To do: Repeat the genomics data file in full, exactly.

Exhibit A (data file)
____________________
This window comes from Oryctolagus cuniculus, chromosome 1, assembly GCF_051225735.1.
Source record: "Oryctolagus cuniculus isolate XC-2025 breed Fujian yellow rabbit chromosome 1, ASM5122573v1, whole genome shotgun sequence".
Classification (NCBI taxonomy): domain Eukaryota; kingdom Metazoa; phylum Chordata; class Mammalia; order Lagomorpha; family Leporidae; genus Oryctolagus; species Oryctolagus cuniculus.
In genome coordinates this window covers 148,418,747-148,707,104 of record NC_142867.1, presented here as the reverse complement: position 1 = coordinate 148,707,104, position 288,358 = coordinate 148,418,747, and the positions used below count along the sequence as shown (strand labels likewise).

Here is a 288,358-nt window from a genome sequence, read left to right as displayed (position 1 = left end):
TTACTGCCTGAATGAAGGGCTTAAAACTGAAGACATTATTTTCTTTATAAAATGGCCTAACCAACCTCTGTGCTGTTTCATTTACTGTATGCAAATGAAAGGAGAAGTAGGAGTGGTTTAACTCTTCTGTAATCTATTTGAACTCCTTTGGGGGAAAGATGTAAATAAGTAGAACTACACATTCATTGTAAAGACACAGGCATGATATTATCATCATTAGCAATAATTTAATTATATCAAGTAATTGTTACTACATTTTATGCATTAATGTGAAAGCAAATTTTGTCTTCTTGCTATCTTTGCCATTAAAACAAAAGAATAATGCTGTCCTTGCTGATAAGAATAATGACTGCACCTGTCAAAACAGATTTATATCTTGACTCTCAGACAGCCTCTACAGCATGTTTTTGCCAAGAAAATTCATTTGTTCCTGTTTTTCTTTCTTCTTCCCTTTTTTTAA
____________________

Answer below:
This window comes from Oryctolagus cuniculus, chromosome 1, assembly GCF_051225735.1.
Source record: "Oryctolagus cuniculus isolate XC-2025 breed Fujian yellow rabbit chromosome 1, ASM5122573v1, whole genome shotgun sequence".
Classification (NCBI taxonomy): domain Eukaryota; kingdom Metazoa; phylum Chordata; class Mammalia; order Lagomorpha; family Leporidae; genus Oryctolagus; species Oryctolagus cuniculus.
In genome coordinates this window covers 148,418,747-148,707,104 of record NC_142867.1, presented here as the reverse complement: position 1 = coordinate 148,707,104, position 288,358 = coordinate 148,418,747, and the positions used below count along the sequence as shown (strand labels likewise).

Here is a 288,358-nt window from a genome sequence, read left to right as displayed (position 1 = left end):
TTACTGCCTGAATGAAGGGCTTAAAACTGAAGACATTATTTTCTTTATAAAATGGCCTAACCAACCTCTGTGCTGTTTCATTTACTGTATGCAAATGAAAGGAGAAGTAGGAGTGGTTTAACTCTTCTGTAATCTATTTGAACTCCTTTGGGGGAAAGATGTAAATAAGTAGAACTACACATTCATTGTAAAGACACAGGCATGATATTATCATCATTAGCAATAATTTAATTATATCAAGTAATTGTTACTACATTTTATGCATTAATGTGAAAGCAAATTTTGTCTTCTTGCTATCTTTGCCATTAAAACAAAAGAATAATGCTGTCCTTGCTGATAAGAATAATGACTGCACCTGTCAAAACAGATTTATATCTTGACTCTCAGACAGCCTCTACAGCATGTTTTTGCCAAGAAAATTCATTTGTTCCTGTTTTTCTTTCTTCTTCCCTTTTTTTAA